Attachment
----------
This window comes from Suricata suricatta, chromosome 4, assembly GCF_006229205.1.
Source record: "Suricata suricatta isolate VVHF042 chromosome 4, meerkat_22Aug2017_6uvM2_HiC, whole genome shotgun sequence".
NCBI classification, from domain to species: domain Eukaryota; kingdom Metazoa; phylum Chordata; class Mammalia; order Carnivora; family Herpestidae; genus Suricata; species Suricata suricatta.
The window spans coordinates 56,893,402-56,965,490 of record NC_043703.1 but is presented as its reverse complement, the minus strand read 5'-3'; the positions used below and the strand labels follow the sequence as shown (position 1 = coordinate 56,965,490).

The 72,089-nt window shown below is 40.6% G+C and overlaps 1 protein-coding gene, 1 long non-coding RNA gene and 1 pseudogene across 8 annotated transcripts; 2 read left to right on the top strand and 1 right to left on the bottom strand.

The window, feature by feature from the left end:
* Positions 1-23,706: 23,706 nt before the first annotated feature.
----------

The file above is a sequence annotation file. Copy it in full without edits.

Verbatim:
This window comes from Suricata suricatta, chromosome 4, assembly GCF_006229205.1.
Source record: "Suricata suricatta isolate VVHF042 chromosome 4, meerkat_22Aug2017_6uvM2_HiC, whole genome shotgun sequence".
NCBI classification, from domain to species: domain Eukaryota; kingdom Metazoa; phylum Chordata; class Mammalia; order Carnivora; family Herpestidae; genus Suricata; species Suricata suricatta.
The window spans coordinates 56,893,402-56,965,490 of record NC_043703.1 but is presented as its reverse complement, the minus strand read 5'-3'; the positions used below and the strand labels follow the sequence as shown (position 1 = coordinate 56,965,490).

The 72,089-nt window shown below is 40.6% G+C and overlaps 1 protein-coding gene, 1 long non-coding RNA gene and 1 pseudogene across 8 annotated transcripts; 2 read left to right on the top strand and 1 right to left on the bottom strand.

The window, feature by feature from the left end:
* Positions 1-23,706: 23,706 nt before the first annotated feature.